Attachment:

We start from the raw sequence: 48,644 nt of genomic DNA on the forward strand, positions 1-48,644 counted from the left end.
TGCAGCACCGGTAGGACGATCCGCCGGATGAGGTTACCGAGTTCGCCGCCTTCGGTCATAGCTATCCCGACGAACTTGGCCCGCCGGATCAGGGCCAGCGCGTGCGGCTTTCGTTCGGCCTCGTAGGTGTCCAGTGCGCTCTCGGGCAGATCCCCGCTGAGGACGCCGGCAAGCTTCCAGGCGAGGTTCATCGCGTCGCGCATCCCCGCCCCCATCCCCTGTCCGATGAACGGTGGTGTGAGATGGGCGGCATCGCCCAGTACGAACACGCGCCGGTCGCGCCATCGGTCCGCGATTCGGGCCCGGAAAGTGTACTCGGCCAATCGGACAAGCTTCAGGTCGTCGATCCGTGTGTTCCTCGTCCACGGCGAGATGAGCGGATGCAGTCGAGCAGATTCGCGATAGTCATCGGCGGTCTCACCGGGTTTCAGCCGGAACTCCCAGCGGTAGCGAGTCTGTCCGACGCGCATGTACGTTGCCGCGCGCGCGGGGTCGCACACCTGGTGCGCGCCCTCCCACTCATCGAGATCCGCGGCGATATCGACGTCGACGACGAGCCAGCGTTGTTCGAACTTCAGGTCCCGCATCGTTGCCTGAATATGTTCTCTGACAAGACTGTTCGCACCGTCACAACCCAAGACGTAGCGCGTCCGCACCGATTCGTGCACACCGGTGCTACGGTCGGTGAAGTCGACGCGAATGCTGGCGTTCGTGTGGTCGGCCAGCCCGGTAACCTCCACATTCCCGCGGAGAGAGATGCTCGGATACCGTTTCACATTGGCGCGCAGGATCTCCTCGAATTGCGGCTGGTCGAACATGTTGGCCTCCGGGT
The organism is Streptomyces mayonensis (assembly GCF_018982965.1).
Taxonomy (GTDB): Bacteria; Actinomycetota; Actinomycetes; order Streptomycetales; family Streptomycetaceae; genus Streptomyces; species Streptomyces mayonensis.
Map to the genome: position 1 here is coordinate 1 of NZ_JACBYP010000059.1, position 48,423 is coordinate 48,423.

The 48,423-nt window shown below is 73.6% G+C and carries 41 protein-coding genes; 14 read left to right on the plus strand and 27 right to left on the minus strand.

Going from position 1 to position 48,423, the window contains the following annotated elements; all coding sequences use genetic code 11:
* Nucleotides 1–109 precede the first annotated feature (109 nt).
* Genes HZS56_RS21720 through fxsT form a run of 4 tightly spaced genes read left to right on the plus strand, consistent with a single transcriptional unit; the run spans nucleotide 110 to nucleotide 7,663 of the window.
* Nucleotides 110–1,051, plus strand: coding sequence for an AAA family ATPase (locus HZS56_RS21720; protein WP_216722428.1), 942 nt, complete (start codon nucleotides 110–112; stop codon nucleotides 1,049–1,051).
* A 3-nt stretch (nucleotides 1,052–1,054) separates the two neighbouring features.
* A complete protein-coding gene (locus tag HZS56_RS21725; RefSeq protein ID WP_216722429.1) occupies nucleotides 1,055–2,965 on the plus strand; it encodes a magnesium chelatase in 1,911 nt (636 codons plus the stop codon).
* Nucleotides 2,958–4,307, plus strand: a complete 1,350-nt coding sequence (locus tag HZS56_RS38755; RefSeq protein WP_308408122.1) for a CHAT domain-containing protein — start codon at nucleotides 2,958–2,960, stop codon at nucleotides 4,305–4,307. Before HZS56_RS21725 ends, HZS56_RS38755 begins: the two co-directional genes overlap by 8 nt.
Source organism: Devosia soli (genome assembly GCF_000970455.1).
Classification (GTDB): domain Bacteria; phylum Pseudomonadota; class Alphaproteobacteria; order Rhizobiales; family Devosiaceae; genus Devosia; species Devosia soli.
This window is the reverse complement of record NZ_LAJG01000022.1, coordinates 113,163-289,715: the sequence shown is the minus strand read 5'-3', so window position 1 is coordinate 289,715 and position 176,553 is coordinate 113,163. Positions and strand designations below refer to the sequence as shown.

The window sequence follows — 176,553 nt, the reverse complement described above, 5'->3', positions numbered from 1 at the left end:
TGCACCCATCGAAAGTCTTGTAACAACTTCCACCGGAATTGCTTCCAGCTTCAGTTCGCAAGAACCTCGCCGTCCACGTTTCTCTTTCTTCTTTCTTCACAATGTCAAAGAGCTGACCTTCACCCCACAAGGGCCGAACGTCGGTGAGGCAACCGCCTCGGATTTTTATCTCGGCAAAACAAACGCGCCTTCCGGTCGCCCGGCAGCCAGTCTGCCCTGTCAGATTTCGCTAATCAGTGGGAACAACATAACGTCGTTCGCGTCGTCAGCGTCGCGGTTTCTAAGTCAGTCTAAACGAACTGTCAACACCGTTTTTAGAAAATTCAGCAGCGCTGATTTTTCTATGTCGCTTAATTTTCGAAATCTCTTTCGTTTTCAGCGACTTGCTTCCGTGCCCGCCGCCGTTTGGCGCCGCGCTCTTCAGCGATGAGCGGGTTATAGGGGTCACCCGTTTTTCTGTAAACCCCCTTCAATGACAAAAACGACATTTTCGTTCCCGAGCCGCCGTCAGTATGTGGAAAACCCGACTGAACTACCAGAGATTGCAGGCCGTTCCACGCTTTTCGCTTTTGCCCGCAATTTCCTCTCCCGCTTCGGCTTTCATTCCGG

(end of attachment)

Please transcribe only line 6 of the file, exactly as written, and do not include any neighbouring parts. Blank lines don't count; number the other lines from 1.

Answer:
The 48,423-nt window shown below is 73.6% G+C and carries 41 protein-coding genes; 14 read left to right on the plus strand and 27 right to left on the minus strand.